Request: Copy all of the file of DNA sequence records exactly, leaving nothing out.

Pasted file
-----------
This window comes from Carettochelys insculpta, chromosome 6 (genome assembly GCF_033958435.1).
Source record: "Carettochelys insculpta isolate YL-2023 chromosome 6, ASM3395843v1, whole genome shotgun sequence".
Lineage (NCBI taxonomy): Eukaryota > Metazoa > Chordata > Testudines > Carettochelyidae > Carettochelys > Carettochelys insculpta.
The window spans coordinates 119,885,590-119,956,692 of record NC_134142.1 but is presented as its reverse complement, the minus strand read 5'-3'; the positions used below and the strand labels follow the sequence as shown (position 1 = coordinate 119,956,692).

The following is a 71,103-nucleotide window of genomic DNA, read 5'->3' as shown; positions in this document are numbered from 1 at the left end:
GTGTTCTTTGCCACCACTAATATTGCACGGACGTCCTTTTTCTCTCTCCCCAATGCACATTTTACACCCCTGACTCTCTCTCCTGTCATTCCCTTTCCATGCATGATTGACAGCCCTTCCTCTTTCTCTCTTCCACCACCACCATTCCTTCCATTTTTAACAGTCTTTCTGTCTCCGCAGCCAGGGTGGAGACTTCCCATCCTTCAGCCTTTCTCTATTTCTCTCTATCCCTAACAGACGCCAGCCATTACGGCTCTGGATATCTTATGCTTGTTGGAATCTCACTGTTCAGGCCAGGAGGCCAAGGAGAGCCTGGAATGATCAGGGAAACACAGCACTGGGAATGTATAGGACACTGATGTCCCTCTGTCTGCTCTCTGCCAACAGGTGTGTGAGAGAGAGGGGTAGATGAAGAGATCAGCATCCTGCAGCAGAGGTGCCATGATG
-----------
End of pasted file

This window comes from Carettochelys insculpta, chromosome 6 (genome assembly GCF_033958435.1).
Source record: "Carettochelys insculpta isolate YL-2023 chromosome 6, ASM3395843v1, whole genome shotgun sequence".
Lineage (NCBI taxonomy): Eukaryota > Metazoa > Chordata > Testudines > Carettochelyidae > Carettochelys > Carettochelys insculpta.
The window spans coordinates 119,885,590-119,956,692 of record NC_134142.1 but is presented as its reverse complement, the minus strand read 5'-3'; the positions used below and the strand labels follow the sequence as shown (position 1 = coordinate 119,956,692).

The following is a 71,103-nucleotide window of genomic DNA, read 5'->3' as shown; positions in this document are numbered from 1 at the left end:
GTGTTCTTTGCCACCACTAATATTGCACGGACGTCCTTTTTCTCTCTCCCCAATGCACATTTTACACCCCTGACTCTCTCTCCTGTCATTCCCTTTCCATGCATGATTGACAGCCCTTCCTCTTTCTCTCTTCCACCACCACCATTCCTTCCATTTTTAACAGTCTTTCTGTCTCCGCAGCCAGGGTGGAGACTTCCCATCCTTCAGCCTTTCTCTATTTCTCTCTATCCCTAACAGACGCCAGCCATTACGGCTCTGGATATCTTATGCTTGTTGGAATCTCACTGTTCAGGCCAGGAGGCCAAGGAGAGCCTGGAATGATCAGGGAAACACAGCACTGGGAATGTATAGGACACTGATGTCCCTCTGTCTGCTCTCTGCCAACAGGTGTGTGAGAGAGAGGGGTAGATGAAGAGATCAGCATCCTGCAGCAGAGGTGCCATGATG